The Hague (AFP) - Salah Abdeslam, a key suspect in last week's terror attacks in Paris, was briefly held and fined in February for possession of cannabis, Dutch police said Wednesday.
"He was arrested during a routine roadside exercise in early February," a police spokesman told AFP, adding that a "limited" quantity of cannabis was found in his car.
Abdeslam was allowed to continue on his way after paying a 70 euro (S$106) fine, the police said.
Frenchman Abdeslam, accompanied by one of his brothers and another person was travelling south in a Belgian-registered car when he was stopped near the western Dutch town of Gorinchem.
The police did not say which brother was involved in the incident.
Abdeslam is believed to have fled after gunning down people at bars and cafes in Paris' 10th and 11th arrondissements late Friday alongside his brother Brahim Abdeslam, who later blew himself up outside a bar on Boulevard Voltaire, seriously wounding one person.
Mohamed Abdeslam, who was himself briefly detained in Belgium after the string of coordinated attacks in Paris left 129 people dead, on Tuesday advised his brother Salah to turn himself in.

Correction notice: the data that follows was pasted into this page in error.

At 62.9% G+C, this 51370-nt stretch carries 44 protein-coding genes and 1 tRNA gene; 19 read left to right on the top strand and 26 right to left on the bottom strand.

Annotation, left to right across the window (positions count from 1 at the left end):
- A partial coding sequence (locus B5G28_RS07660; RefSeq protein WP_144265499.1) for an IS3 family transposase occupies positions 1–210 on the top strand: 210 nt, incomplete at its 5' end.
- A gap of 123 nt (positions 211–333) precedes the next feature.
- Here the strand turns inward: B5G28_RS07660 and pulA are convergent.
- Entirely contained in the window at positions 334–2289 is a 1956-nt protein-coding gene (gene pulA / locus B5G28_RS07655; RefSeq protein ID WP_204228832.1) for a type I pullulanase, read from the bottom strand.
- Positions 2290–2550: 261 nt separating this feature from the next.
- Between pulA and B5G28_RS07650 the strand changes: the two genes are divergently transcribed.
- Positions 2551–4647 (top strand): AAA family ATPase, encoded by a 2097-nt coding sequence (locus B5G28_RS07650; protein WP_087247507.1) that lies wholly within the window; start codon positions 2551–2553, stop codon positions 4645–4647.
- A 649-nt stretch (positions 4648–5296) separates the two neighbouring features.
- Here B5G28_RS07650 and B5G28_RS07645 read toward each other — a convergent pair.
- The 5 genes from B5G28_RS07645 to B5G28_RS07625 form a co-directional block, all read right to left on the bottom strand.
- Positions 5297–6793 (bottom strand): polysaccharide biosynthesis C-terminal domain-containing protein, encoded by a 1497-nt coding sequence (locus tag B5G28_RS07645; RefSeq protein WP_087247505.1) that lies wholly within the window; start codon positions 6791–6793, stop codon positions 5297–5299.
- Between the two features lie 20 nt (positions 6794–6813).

"The best thing would be for him to surrender so that the legal system can shed full light on the case. I remind you that Salah has never been able to tell his side of the story to the police and that he is therefore presumed innocent." The Dutch police said that when Salah Abdeslam was flagged down in February his name was not on their system and there was no search warrant out for him.
"There was therefore no legal basis for opening up a more in-depth investigation," the spokesman said.
Salah Abdeslam, a 26 year-old Belgian-born French national, is suspected of involvement in the Paris attacks and a manhunt is underway.
French police raided addresses north of Paris early Wednesday.
That operation targeted the suspected mastermind of Friday's deadly attacks in the French capital, Abdelhamid Abaaoud, an Islamic State fighter who was previously thought to be in Syria after fleeing raids in his native Belgium earlier this year.
The purchase and consumption of up to five grams of cannabis is tolerated in coffee shops in the Netherlands.
Millions of French, Belgians and others head there each year but some buy larger quantities which leave them subject to arrest.